Scott Bakula and the Quest for the Modern Mr. Cub
A friend of mine once claimed that Scott Bakula was his default image for all quarterbacks. Until he actually saw a picture of, let’s say, Peyton Manning, the “Necessary Roughness” quarterback would serve as a mental placeholder, a reference point for what “quarterback” looks like. As twisted as that is, it popped into my head last week when it was announced that Kerry Wood had signed on for another year or two in Chicago and I started thinking about who the default image of “Chicago Cub” is to today’s Cubs fan.
The obvious, and wrong, answer is Ernie Banks. Banks is Mr. Cub. He is almost universally ranked as the greatest player ever to don the red “C” cap and his “Let’s play two!” catchphrase has become an idealistic illustration of days gone by when players took the field with the joie de vivre befitting of a children’s game. The man coined the term “friendly confines of Wrigley Field”, for Pete’s sake. Here’s the problem: Mr. Cub is all he’s ever been to me, and I suspect that is true for most visitors to this website. I never had a chance to see Banks play; he retired eight years before I was born and when I picture Banks, I see an old man in a suit jacket and ball cap waving to an adoring crowd. He is the most legendary Cub player of all time, but based on the fact that he hasn’t played for over 40 years, he can’t possibly be the personification of the franchise. Not for anyone younger than 60 anyhow.
Using a healthy dose of subjectivity and loose criteria constructed purely for this exercise, I set out to determine who the personification of “Cub” is today. First, the player has to have played in the last two decades and he had to have spent a large part of his career with the Cubs. Second, he needs to have been good…if we’re creating a logo out of a modern Cubs player, Augie Ojeda can’t be our Jerry West. With those measures in mind, I have narrowed it down to five finalists for the Modern Day Mr. Cub:
Mark Grace: Some how, Grace has managed to become simultaneously overrated and underrated as a player. However, no matter where you rank Grace in the pantheon of Cubs greats on the field, there is no doubt that he is one of the most legendary “fan favorites” of all time, due mostly to his image as a “normal guy” off the field. He smoked, he drank, he chased women and then he showed up at the ballyard, did his job and did it pretty well.
Greg Maddux: Maddux is not only the best Cubs pitcher of all-time; he is, in my mind, the best pitcher of my lifetime. Unfortunately, though he spent nine seasons with the Cubs and is one of only six players to have his number retired by the organization, he spent the majority of his career and played his best baseball for another franchise.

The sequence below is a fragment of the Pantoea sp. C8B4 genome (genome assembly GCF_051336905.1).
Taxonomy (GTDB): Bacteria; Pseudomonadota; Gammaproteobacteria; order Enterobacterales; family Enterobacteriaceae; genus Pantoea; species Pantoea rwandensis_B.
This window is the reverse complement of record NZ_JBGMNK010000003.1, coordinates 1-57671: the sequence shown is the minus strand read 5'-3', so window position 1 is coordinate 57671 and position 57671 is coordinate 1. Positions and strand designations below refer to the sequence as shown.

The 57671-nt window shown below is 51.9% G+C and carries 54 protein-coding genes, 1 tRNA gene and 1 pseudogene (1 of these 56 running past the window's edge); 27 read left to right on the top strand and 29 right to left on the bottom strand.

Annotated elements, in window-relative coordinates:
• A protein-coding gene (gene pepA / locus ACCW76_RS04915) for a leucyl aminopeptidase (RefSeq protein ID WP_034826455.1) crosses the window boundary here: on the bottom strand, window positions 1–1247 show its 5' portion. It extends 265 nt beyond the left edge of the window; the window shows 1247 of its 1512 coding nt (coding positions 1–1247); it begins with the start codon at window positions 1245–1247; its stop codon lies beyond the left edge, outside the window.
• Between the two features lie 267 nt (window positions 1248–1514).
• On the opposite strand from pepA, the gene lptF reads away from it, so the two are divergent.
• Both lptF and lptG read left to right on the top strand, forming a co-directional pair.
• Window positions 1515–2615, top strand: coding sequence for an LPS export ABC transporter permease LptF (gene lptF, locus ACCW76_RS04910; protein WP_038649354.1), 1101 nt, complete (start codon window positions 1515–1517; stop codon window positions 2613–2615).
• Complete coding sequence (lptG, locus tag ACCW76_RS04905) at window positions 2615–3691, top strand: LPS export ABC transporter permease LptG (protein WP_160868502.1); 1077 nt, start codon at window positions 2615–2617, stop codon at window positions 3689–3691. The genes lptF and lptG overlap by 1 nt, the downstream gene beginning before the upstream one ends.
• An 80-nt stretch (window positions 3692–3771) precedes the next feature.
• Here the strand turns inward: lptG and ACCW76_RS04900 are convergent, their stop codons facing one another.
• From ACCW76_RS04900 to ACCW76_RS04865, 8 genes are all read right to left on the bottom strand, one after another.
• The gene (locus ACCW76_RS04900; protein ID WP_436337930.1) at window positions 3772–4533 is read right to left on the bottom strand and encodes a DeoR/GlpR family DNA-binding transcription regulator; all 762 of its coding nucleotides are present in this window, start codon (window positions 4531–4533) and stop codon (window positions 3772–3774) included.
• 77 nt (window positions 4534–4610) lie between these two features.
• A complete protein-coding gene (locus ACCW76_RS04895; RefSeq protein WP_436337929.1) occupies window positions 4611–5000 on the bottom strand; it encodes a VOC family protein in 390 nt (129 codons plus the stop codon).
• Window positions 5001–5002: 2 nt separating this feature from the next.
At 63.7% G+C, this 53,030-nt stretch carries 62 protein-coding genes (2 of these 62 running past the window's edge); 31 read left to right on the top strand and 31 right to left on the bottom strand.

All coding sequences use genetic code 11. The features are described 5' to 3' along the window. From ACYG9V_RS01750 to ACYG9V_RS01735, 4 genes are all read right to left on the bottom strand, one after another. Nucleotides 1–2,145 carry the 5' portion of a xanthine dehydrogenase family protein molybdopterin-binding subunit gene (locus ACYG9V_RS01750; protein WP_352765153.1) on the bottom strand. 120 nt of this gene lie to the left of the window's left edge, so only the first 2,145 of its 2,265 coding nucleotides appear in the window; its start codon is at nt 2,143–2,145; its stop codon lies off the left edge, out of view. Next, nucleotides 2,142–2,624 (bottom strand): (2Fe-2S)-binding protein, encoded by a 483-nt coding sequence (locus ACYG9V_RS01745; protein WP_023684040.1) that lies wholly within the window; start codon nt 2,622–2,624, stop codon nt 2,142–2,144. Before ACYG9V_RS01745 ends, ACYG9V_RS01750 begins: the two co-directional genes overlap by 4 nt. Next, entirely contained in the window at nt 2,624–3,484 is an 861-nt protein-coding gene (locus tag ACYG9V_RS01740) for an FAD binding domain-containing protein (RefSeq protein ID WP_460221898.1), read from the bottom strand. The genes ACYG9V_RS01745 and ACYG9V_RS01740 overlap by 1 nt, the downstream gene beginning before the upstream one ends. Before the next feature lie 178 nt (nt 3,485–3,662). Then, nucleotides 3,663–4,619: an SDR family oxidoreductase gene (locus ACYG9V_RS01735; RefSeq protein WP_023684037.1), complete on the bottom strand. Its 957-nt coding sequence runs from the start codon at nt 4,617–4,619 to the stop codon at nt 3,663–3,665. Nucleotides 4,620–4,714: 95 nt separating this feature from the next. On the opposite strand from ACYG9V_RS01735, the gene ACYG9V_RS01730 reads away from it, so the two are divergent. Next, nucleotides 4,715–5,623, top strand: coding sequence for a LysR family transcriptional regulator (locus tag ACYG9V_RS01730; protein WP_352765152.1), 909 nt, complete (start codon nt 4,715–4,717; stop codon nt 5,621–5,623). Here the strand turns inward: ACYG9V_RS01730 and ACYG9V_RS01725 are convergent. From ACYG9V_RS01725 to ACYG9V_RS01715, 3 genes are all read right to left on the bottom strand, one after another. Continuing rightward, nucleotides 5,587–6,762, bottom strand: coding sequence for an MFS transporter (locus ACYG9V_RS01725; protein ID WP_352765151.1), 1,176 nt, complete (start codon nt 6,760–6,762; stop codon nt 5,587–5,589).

Ryne Sandberg: Sandberg is my favorite baseball player of all-time and almost a no-brainer to me, and it’s difficult for me not to automatically think of him as Mr. Cub v.2. Had things gone as planned, his ascension to manager of the Cubs would have cemented him in this role. However, that didn’t happen and his best playing years were now more than 20 years ago. Anyone younger than 25 never really got to see him play at all, which puts him right on the fringe of relevancy to a large portion of current fans.
Sammy Sosa: There was once a time, not so long ago really, when we couldn’t have even had this debate. Sosa’s star burned so brightly in the late 90’s and early 00’s that it would have been ridiculous to even consider calling someone else the face of the franchise. He was one of two people credited with saving the entire sport of baseball; he was bigger than the Cubs. Of course, being bigger ended up being part of the problem and Sosa is now more known as a poster child of the steroid era.
While I hold a special place in my heart for each of the players listed above (yes, even you, Sammy), none of them quite fit the role I’m looking to fill. All were great players, but came up lacking in one area or another. At the end of the day, there is only one recent player that I can label the “quintessential Cub”, and that player is Kid-K himself.
Kerry Wood: Wood immediately captured the imagination of Cubs fans with his 20-strikeout game in 1998, and almost as quickly, he looked like he might become the next big bust when he blew out his elbow. Then 2003 came: 266 strikeouts, the NLDS, the game 7 home run…the legend was finally being realized! Ah, but then more injuries. After that there was the curious case of a baseball bat and Sammy Sosa’s boombox, then in 2008 he was a dominant closer, then the next year he was gone only to return to his rightful place in Wrigley Field two years later.
You couldn’t make up a story about a player that better personifies the roller coaster ride of being a Cubs fan through the 90’s and 00’s than Wood. He may not be Mr. Cub, but he is, without a doubt our Scott Bakula.